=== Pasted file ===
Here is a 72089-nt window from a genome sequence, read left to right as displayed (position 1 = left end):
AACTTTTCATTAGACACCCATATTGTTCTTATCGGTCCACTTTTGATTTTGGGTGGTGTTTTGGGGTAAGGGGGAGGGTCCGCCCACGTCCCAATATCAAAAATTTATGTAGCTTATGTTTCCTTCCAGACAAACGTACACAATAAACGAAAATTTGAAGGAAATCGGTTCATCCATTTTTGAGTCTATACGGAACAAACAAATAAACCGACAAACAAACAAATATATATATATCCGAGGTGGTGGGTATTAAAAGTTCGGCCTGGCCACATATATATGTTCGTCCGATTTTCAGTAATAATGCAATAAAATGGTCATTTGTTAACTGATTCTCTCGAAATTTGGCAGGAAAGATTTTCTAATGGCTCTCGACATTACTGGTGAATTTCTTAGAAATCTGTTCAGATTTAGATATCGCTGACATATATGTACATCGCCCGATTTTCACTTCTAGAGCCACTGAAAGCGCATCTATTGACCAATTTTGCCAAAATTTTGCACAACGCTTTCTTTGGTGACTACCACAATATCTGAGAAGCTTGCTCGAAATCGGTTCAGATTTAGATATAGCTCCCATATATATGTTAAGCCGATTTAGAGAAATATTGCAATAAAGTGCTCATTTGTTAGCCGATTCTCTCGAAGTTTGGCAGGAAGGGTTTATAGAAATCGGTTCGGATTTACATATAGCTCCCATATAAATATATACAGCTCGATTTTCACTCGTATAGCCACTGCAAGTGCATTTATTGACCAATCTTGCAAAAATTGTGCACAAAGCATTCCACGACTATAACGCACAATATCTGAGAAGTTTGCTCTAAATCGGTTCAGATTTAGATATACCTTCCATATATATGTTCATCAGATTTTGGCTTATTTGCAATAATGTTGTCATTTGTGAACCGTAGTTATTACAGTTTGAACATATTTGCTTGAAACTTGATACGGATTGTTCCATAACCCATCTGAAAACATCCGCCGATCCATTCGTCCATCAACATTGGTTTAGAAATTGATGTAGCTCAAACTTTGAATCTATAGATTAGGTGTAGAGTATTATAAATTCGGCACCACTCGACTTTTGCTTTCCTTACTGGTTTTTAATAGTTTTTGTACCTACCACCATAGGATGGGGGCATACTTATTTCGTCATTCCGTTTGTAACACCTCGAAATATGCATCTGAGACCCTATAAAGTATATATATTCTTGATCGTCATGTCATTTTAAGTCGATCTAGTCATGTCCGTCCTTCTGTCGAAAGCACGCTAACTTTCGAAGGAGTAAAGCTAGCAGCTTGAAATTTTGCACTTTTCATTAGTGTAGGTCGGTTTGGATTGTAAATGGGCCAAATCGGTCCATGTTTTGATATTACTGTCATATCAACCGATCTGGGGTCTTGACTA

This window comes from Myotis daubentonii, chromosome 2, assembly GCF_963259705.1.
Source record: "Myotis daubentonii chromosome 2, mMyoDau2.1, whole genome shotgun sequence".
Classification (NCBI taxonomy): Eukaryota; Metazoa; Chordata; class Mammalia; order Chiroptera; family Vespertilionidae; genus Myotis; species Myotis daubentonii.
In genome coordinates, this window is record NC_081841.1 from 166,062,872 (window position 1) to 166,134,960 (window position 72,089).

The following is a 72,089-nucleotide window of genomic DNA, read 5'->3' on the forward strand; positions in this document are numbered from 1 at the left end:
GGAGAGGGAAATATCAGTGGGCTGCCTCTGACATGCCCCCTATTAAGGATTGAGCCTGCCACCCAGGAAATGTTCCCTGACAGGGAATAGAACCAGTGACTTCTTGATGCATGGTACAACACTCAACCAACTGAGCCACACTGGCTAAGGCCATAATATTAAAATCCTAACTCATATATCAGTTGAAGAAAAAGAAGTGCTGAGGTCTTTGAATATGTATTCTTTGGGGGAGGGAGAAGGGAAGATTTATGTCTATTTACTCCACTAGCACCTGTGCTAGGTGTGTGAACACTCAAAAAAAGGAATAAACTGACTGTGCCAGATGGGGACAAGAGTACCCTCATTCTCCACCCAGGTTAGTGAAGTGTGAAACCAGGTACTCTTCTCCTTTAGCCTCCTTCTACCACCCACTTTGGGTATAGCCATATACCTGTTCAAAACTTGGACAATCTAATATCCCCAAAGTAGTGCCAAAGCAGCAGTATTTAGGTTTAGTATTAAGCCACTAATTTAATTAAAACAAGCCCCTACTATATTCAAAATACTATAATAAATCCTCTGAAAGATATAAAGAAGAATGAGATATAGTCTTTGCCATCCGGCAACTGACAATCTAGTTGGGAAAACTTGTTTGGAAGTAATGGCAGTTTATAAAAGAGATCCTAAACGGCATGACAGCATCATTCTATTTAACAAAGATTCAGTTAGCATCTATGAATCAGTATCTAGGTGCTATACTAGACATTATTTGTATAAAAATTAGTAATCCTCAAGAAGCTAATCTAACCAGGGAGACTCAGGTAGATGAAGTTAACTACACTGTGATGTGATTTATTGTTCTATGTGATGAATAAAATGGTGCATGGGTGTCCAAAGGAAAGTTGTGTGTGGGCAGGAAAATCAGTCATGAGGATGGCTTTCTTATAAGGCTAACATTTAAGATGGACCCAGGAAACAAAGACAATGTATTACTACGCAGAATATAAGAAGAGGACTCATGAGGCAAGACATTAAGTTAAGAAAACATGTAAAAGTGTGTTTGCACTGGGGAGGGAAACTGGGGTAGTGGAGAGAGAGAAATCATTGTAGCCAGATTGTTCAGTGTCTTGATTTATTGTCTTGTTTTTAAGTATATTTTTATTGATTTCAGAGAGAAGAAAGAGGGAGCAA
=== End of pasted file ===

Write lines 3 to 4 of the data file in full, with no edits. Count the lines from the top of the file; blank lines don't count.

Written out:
This window comes from Myotis daubentonii, chromosome 2, assembly GCF_963259705.1.
Source record: "Myotis daubentonii chromosome 2, mMyoDau2.1, whole genome shotgun sequence".